The UN lists more actions that people can take to do their part in The Lazy Person's Guide to Saving the World.

Careers in sustainable development

Sustainable development is an ambitious goal that encompasses many broad fields, so there are plenty of jobs you can choose from.

Non-profit management

Jobs at an intergovernmental organization like the UN are competitive, but the good news is there are plenty of non-profit organizations (NPOs) that contribute to the SDGs. You may have heard of the big ones, such as the World Wildlife Fund (WWF) or the Bill & Melinda Gates Foundation. 

If you are passionate about gender equality, peace and conflict, or nature conservation, you can find jobs working as a monitoring and evaluations specialist, communications officer, or program coordinator. For most of these, you’ll need a bachelor’s degree in a related subject.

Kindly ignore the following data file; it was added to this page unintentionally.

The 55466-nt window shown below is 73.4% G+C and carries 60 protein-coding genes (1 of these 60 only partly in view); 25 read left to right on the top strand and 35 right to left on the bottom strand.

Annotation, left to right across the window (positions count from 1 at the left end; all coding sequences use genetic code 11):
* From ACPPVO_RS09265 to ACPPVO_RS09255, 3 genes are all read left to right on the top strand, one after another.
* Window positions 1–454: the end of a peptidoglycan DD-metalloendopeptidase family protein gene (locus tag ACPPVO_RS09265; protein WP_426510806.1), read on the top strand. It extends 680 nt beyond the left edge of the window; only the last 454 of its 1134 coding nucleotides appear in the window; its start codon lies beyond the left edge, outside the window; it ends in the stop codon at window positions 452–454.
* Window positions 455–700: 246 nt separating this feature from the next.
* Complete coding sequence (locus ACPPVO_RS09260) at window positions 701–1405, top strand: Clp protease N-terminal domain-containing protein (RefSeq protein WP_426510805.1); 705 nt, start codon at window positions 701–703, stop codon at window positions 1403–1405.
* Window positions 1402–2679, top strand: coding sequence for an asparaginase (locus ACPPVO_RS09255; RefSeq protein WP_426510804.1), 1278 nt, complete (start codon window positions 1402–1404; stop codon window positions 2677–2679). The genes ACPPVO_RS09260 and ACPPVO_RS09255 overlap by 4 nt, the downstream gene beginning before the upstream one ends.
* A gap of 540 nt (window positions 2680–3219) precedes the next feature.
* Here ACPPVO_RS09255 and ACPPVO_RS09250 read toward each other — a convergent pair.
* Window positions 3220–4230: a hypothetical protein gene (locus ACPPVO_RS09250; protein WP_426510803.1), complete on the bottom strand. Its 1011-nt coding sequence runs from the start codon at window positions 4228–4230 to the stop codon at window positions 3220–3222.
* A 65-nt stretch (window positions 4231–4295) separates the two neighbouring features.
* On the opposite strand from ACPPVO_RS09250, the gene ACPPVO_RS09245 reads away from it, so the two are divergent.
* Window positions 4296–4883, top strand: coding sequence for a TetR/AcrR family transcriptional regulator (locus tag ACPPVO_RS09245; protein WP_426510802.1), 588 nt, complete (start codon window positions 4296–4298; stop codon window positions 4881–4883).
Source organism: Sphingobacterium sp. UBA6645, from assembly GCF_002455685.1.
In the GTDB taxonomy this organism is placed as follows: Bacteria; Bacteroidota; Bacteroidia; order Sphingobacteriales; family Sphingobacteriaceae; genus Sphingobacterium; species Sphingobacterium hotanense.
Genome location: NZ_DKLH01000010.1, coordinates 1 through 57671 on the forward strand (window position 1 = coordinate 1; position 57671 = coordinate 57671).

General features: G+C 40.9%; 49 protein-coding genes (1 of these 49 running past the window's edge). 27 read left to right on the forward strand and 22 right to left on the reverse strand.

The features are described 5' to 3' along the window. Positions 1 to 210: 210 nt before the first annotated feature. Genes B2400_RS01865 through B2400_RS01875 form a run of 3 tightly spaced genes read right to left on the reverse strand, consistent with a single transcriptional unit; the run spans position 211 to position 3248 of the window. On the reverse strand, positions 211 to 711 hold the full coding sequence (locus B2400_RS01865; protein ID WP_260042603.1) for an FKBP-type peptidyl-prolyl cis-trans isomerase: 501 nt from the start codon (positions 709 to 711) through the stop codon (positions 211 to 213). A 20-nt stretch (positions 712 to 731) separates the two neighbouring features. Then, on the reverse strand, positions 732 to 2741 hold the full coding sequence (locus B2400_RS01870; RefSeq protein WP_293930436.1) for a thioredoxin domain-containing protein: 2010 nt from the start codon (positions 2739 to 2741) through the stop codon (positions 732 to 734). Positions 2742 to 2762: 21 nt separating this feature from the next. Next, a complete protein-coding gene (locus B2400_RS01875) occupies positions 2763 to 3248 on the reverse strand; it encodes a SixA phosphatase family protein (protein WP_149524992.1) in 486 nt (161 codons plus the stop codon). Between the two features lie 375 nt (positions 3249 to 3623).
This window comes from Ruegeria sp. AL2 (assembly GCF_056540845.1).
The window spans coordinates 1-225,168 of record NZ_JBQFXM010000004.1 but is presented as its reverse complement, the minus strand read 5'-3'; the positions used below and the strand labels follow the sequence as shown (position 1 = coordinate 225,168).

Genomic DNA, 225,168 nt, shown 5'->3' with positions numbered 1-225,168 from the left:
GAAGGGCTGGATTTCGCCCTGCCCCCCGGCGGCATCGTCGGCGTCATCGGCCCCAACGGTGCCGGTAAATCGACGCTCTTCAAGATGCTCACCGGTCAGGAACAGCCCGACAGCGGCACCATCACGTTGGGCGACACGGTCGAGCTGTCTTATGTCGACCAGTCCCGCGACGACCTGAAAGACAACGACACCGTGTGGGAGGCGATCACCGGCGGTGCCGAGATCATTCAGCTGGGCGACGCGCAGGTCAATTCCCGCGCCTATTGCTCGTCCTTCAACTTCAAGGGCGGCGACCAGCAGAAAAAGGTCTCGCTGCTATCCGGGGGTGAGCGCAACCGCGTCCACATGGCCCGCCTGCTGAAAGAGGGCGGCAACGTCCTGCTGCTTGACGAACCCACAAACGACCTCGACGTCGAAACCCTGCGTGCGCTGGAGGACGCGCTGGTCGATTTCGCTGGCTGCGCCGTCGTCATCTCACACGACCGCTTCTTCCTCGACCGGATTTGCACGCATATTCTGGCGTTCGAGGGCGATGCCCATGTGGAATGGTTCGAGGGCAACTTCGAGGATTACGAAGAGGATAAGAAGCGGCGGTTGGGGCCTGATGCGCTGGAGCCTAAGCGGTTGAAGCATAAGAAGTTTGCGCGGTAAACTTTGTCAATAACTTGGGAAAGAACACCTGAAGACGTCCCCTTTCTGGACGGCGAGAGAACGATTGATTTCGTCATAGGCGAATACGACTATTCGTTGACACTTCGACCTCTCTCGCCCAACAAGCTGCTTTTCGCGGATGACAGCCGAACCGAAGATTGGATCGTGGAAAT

As you move up in your career, you may get promoted to manager- or director level positions. You can also choose to become a consultant in a niche issue like sustainability or a function like monitoring and evaluation.

Non-profit management requires leadership and project management skills. Some people choose to get a master’s degree in a related field like sustainability management, a master’s in public health, or an MBA.

Public policy

When it comes to sustainable development, many big decisions are made at the policy level. If you envision yourself in a career in politics, or perhaps at a think tank, government agency, or research organization, then public policy could be the route for you. You could be a policy researcher or a politician.

This field tends to favor those with master’s or a PhD, so you’ll have to commit to several years of education. Contributing to nation- or worldwide policies can be incredibly fulfilling, because you’ll have the power to make influential decisions.